I’ve become increasingly fascinated by media bias. It’s a charge that is quite old on the Right, dating back to the Vietnam War when Walter Cronkite stopped reporting about the Tet Offensive in February 1968 and instead voiced his opinion that the war was lost, “(I)t is increasingly clear to this reporter that the only rational way out then will be to negotiate, not as victors, but as an honorable people who lived up to their pledge to defend democracy, and did the best they could.”
Cronkite spoke at the beginning of a time of limited media outlets. The consolidation of Big City newspapers was in full swing, providing most Americans with increasingly limited number of perspectives in print. Television news was dominated by the Big Three who spent vast sums of money on news desks around the world, but limited perspectives that appealed to the small cadre of bosses at the top of the three organizations. It was also at this time that those educated by a leftist dominated academia graduated with journalism degrees began replacing those who learned reporting as a trade before World War 2 or in many cases, during it. Since only a quarter of Americans attended college at the time of the Vietnam War, the requirement of a journalism degree made journalists less representative of the population and more elitist. While the American population as a whole is considered center-right ideologically, journalists tend to lean left in contrast to their audience.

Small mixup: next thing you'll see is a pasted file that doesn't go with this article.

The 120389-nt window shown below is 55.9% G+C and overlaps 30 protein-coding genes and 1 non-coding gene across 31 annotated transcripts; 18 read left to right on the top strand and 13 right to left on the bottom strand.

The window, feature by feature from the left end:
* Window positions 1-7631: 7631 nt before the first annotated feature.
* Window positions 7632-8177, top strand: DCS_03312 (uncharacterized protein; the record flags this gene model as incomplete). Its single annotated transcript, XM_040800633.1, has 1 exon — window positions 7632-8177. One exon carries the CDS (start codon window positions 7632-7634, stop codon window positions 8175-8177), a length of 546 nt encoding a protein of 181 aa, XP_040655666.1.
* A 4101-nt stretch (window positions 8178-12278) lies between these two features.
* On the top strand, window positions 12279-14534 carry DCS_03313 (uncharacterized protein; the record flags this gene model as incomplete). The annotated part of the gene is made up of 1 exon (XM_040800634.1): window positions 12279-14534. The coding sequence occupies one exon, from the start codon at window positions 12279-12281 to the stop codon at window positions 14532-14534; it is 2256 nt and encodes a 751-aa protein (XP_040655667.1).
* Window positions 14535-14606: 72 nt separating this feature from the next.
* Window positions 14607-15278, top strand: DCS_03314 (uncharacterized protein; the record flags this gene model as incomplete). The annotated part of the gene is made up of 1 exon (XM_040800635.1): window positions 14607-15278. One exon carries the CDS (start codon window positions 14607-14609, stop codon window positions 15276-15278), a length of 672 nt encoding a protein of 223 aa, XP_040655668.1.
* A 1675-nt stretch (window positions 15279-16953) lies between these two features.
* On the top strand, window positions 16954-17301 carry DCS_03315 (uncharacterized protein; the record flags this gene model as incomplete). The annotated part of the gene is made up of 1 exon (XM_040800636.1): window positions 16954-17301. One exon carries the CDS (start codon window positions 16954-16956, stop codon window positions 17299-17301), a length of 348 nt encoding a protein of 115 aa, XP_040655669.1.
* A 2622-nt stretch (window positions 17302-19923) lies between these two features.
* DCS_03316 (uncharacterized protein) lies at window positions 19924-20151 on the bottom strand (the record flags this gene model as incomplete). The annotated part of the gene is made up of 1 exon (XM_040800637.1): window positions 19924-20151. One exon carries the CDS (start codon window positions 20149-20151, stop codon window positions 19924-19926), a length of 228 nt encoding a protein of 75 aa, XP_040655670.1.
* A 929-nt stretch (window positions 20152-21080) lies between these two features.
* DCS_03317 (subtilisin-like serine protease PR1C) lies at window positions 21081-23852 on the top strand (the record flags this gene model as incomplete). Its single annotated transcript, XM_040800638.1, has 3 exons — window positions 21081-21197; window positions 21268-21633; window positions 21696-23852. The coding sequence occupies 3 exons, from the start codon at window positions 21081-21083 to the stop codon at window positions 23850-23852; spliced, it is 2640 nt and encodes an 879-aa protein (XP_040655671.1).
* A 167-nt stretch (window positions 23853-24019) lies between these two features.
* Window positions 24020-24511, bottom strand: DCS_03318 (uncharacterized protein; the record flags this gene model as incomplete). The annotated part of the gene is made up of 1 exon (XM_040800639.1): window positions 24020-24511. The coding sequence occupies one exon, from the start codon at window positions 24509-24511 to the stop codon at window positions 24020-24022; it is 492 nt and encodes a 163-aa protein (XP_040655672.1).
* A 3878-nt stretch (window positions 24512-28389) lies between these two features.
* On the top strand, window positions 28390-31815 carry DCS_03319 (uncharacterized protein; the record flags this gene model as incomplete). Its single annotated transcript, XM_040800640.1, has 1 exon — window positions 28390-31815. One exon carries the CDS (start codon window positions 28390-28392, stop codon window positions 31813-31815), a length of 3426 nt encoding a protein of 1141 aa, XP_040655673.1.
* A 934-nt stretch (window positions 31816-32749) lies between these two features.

The rise of the Internet ended this choke-hold on information by the liberal elite, and put alternative viewpoints a mouse-click away. This explosion of media forced readers to react to news in a way that their grandparents and great-grandparents would have understood. “Don’t trust everything you read in the newspapers,” was a cliche over a century ago during William Randolph Hearst’s fight with Joseph Pulitzer, when Hearst employed tactics derided at the time as “yellow journalism.” Even though readers in the late 19th and early 20th century lacked the Internet, television and radio, they still had access to newspapers from across the political spectrum, often in foreign languages and from divergent perspectives that made the media of a century later look bland and monocultural by comparison. Today’s news readers can read an op-ed in the Wall Street Journal, view a contrasting opinion in the New York Times, find the European perspective on the topic in the Economist, see what the German’s think at Der Spiegel, read what liberals think about the subject at Huffington Post, and get the libertarian viewpoint at Reason. A little over a century ago a news reader would have been able to do the same using local newspapers.
Bias isn’t bad. It’s unavoidable, and should be accepted as a human quality to the reporting and analysis of events. As a conservative-leaning libertarian I can still read the New York Times. Even Mother Jones offers useful information to a reader who is aware of its bias and questions what he or she reads. But what’s often as interesting as what they print is what they omit.